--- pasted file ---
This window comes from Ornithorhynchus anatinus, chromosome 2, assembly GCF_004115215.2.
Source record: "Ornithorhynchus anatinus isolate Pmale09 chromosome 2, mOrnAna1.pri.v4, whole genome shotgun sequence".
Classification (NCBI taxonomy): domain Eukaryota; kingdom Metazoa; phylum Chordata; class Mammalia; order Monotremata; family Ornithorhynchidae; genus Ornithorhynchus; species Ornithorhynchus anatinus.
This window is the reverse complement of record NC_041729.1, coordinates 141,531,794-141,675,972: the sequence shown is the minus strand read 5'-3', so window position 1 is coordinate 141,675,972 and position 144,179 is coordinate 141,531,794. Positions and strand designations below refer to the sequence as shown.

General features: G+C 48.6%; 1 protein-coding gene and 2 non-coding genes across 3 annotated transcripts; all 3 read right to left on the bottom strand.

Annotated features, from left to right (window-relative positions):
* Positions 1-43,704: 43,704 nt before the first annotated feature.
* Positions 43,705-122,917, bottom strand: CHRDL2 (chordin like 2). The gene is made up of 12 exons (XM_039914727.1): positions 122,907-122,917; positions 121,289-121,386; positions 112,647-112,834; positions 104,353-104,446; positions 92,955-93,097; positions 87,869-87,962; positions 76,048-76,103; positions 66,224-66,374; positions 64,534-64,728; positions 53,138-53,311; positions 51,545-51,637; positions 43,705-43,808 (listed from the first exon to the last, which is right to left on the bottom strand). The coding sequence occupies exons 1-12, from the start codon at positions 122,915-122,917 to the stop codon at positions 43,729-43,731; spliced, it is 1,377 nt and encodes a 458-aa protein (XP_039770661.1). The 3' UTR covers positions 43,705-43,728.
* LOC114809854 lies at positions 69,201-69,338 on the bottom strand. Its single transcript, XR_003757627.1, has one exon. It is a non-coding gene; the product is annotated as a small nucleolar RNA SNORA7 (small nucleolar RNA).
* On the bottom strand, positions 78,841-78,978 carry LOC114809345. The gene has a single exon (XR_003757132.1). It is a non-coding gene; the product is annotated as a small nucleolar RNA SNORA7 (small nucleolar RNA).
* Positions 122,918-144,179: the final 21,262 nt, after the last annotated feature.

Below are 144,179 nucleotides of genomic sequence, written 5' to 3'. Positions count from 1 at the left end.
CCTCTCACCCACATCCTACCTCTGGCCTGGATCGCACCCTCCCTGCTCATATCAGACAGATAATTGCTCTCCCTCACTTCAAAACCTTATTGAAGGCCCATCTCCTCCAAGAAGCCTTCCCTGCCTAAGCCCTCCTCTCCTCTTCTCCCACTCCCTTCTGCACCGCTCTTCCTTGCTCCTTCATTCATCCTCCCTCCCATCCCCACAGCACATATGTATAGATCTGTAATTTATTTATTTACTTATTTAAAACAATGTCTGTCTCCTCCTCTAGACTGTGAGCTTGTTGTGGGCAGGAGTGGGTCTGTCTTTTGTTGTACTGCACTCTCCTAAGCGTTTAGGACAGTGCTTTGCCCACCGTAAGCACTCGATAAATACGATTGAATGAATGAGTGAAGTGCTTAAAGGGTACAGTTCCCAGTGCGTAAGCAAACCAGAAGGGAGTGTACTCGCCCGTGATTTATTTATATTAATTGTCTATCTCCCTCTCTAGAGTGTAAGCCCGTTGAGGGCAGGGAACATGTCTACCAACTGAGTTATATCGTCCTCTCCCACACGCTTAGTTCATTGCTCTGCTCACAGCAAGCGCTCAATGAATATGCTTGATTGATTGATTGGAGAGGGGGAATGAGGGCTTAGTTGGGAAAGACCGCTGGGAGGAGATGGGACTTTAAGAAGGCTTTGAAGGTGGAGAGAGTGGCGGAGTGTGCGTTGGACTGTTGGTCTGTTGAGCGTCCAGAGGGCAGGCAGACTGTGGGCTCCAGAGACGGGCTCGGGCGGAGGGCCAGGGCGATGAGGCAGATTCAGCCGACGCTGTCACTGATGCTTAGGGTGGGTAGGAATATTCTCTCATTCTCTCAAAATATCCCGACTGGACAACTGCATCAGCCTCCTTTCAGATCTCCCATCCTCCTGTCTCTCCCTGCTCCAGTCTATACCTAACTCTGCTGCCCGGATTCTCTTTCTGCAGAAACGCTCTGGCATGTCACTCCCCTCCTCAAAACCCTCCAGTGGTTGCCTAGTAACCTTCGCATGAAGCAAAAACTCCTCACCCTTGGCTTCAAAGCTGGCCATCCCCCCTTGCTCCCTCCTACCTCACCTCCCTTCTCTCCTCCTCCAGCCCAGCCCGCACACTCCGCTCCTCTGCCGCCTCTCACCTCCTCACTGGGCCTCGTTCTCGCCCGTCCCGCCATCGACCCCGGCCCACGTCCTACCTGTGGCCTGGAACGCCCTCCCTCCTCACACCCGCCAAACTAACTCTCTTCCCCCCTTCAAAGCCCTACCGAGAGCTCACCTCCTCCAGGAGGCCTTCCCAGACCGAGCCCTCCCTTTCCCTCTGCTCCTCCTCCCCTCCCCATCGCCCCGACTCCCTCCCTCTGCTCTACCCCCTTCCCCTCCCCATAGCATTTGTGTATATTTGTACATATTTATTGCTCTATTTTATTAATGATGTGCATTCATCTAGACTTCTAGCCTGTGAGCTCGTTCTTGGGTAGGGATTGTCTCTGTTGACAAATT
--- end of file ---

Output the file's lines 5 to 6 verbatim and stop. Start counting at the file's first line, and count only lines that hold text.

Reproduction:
General features: G+C 48.6%; 1 protein-coding gene and 2 non-coding genes across 3 annotated transcripts; all 3 read right to left on the bottom strand.

Annotated features, from left to right (window-relative positions):